A Dunedin-based energy company accepts responsibility for the under-investment in its infrastructure.
The High Court in Wellington has heard Aurora Energy failed to invest in its poles, cables and transformers between 2016 and 2019.
The Commerce Commission said that resulted in an increased number of power cuts.
Commission lawyer Laura O'Gorman said Aurora failed to improve its ailing infrastructure, following a warning in 2012 for breaching quality standards.
"There were significant weaknesses in asset management processes... there were issues with the availability and unreliability of data used for asset management decision making and there was a lack of alignment between financial and asset management," she said.
O'Gorman said the maximum penalty for the breaches was $20 million.
She said that covered $5m for each year of breaches.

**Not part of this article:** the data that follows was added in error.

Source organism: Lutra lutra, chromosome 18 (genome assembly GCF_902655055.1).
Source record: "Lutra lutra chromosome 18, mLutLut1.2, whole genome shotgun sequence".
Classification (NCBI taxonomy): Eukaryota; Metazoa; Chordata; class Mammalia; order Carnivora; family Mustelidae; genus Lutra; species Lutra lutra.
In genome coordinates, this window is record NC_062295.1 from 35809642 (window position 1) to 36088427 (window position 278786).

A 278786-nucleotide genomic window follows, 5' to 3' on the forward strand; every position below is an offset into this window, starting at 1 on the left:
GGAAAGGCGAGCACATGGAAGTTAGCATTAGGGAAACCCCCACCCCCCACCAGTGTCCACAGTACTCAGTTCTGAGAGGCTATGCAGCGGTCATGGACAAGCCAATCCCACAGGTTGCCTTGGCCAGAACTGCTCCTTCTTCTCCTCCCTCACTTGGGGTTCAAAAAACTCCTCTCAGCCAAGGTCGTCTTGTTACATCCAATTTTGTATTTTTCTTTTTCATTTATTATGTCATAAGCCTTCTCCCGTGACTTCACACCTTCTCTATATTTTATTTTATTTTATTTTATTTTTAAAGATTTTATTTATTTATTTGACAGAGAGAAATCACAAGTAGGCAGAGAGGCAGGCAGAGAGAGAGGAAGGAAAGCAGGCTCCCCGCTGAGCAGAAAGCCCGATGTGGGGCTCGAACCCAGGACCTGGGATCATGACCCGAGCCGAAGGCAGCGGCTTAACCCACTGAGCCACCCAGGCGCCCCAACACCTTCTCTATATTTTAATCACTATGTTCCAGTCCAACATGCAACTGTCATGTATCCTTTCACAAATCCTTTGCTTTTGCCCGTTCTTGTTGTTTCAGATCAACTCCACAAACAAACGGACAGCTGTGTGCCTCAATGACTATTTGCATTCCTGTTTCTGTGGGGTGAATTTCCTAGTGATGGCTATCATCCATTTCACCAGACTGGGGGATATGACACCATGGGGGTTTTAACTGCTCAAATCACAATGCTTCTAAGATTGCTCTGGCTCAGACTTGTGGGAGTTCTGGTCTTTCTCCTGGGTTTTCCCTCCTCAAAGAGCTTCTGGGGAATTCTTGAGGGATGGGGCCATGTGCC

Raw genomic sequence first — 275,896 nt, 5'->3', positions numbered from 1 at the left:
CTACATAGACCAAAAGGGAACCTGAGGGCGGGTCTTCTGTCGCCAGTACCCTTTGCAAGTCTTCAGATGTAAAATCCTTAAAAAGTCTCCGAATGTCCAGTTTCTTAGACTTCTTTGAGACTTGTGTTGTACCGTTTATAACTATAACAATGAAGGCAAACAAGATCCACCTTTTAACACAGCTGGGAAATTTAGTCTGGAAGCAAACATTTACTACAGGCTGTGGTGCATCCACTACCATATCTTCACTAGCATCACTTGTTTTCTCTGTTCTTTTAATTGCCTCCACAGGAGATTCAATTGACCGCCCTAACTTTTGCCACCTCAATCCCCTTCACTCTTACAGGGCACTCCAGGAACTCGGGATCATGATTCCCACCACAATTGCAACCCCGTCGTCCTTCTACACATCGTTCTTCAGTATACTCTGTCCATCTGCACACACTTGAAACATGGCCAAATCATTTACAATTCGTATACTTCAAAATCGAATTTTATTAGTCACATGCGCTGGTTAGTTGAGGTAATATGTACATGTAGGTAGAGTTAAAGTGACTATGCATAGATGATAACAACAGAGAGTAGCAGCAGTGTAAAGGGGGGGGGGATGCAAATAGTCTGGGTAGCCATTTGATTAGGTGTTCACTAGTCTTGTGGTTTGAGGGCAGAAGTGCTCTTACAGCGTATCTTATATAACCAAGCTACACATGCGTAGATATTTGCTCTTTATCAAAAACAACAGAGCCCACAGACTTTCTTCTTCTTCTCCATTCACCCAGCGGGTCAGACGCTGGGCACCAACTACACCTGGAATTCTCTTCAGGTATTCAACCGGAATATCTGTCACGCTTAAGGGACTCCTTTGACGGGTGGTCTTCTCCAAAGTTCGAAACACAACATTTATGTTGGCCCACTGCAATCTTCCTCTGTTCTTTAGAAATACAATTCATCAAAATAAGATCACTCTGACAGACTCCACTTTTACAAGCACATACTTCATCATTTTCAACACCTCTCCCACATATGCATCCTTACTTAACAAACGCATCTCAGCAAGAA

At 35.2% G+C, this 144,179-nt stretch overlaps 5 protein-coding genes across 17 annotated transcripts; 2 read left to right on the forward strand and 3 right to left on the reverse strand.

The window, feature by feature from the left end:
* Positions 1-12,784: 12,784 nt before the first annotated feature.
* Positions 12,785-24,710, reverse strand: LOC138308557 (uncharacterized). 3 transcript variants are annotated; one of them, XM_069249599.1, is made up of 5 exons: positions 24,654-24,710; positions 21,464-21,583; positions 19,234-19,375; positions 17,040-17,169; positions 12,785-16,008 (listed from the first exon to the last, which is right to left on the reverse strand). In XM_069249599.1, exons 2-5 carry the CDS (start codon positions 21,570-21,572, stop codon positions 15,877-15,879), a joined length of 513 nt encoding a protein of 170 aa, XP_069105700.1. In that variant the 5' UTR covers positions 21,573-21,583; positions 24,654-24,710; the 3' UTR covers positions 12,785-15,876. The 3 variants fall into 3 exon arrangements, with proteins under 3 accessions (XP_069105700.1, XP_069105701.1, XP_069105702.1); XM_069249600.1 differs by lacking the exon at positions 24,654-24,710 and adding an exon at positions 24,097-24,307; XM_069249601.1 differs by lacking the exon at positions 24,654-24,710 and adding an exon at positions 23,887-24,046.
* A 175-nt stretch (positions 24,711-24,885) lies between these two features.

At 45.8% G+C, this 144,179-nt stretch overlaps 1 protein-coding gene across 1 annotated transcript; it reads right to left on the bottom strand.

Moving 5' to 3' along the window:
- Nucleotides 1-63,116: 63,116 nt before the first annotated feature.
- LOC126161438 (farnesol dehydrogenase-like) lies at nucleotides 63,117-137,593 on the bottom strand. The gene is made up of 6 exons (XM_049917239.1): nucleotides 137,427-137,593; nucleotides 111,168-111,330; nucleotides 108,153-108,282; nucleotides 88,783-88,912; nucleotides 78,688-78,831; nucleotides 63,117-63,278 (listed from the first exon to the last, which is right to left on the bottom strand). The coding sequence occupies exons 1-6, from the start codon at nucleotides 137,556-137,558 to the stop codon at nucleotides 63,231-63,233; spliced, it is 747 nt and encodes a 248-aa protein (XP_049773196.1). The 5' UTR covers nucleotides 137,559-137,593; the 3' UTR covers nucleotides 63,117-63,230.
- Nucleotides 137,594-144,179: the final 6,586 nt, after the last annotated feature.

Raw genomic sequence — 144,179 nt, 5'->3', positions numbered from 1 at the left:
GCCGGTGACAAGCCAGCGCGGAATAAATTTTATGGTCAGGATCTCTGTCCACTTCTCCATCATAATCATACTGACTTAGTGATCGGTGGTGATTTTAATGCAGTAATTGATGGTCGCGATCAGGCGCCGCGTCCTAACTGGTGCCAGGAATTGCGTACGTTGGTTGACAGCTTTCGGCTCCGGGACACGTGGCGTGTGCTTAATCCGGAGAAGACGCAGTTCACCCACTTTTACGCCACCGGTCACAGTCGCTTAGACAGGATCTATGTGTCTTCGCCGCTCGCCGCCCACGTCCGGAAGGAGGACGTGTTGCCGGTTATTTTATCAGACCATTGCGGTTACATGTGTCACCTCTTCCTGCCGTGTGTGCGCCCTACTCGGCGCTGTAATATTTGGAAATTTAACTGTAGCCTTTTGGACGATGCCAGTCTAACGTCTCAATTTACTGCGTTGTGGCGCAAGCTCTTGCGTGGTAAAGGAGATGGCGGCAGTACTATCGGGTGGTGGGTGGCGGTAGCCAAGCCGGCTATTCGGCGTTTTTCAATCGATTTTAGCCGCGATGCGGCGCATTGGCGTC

However, ahead of today's hearing, both parties agreed to a set figure for a penalty, and with a 38 percent discount, the total Aurora could face was just under $5m.
Tim Smith, who represented Aurora in court, said the company accepted it failed to act quickly after being warned in 2012, however, did attempt to make changes later on.
He said the board and management was refreshed.
Smith said it also introduced an infrastructure investment programme and reviewed its asset management plan.
"Aurora has refrained from paying a dividend and has drawn on shareholder funding - that is essentially council funding - to finance investment in its network," he said.
"It's undertaken a review of its asset management plan to address the failures that the commission has identified."
Justice Mallon reserved her decision.
However, she indicated that the final penalty could be in the order of around $5m.